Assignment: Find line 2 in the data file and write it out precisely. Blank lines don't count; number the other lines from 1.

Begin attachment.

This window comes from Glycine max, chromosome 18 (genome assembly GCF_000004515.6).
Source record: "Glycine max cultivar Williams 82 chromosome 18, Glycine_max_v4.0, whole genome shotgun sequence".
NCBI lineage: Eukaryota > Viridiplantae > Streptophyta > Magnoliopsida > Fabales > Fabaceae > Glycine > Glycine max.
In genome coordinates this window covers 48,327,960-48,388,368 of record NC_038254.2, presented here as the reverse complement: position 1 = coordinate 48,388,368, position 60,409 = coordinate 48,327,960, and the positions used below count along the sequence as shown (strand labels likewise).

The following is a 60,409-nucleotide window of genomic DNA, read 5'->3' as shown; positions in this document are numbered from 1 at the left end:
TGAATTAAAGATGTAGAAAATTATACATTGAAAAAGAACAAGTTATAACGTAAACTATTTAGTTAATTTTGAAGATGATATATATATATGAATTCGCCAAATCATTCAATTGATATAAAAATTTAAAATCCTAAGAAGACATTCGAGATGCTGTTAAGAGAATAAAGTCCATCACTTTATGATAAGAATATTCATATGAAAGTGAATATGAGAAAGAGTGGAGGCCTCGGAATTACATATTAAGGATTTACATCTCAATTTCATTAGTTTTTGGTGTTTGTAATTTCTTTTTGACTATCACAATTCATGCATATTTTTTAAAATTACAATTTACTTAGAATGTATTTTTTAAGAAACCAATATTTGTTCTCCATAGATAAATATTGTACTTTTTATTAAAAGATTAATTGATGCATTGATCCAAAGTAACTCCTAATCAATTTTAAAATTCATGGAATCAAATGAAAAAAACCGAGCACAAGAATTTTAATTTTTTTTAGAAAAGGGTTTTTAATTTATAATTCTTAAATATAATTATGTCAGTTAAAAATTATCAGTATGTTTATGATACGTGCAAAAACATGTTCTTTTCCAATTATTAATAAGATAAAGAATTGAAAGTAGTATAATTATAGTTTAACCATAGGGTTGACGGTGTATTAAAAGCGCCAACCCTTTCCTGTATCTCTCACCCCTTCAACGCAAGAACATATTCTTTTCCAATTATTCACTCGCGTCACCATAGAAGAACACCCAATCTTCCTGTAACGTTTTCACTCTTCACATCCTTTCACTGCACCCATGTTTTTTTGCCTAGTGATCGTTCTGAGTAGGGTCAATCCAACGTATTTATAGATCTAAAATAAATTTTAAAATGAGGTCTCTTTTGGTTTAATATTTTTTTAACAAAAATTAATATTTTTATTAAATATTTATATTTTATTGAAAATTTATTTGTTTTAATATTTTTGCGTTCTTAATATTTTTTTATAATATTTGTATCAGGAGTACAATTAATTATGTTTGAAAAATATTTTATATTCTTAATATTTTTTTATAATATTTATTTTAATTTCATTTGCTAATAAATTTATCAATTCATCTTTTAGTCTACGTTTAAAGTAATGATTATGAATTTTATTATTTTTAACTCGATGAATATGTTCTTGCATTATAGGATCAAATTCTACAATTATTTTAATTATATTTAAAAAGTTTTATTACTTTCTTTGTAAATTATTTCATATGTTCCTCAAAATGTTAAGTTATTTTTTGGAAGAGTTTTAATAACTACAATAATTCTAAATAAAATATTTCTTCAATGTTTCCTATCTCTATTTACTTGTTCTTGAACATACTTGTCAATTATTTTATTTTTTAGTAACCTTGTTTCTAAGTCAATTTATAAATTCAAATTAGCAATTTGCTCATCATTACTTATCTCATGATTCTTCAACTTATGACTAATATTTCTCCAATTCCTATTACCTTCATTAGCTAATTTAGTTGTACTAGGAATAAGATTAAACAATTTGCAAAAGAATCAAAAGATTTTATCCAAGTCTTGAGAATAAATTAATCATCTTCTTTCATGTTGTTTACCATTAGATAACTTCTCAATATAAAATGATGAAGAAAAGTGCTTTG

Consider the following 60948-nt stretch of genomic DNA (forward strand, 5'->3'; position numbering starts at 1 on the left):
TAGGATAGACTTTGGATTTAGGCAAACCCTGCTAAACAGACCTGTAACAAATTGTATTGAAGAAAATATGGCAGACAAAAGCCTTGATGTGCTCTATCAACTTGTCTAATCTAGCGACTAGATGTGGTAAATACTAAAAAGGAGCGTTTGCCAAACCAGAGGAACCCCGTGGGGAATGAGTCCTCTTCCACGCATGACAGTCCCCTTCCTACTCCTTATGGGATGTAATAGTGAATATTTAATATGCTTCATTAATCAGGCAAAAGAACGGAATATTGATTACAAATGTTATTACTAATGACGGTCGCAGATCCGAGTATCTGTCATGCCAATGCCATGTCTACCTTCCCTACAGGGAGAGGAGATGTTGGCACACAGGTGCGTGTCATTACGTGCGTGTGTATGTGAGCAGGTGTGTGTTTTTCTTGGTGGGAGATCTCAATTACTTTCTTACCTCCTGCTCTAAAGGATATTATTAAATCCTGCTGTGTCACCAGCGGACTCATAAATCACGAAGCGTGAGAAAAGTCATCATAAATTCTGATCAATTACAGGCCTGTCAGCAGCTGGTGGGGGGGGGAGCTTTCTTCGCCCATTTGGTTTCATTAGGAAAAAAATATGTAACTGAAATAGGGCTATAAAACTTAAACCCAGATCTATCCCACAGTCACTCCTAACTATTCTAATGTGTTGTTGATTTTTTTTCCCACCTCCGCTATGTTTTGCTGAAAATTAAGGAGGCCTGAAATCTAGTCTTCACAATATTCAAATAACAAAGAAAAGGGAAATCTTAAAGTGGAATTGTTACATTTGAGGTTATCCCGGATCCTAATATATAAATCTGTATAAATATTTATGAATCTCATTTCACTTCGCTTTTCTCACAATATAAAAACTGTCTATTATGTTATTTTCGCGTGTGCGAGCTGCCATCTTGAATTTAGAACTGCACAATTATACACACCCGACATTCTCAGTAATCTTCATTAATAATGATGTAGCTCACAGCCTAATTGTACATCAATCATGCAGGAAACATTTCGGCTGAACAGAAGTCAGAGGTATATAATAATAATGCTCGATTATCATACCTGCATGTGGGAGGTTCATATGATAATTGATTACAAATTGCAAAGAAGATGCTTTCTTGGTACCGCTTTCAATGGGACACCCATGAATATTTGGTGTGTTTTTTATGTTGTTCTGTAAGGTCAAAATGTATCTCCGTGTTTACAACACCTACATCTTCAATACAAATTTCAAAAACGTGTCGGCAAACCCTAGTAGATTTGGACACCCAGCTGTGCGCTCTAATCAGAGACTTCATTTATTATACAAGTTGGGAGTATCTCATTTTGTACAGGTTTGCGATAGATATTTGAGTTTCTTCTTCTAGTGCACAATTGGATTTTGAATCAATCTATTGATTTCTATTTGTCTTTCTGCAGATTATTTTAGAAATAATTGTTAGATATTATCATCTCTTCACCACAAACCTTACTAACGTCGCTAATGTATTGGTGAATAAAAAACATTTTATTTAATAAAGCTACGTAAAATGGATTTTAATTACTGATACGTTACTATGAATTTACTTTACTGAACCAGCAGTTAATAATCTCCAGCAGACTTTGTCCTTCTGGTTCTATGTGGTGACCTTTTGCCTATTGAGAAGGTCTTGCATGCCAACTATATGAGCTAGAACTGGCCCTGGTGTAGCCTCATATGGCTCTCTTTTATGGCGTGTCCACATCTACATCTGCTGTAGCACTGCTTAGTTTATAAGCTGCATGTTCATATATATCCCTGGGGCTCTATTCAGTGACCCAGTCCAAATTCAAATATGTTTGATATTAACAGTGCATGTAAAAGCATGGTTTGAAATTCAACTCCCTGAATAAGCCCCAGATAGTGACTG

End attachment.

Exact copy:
Source record: "Glycine max cultivar Williams 82 chromosome 18, Glycine_max_v4.0, whole genome shotgun sequence".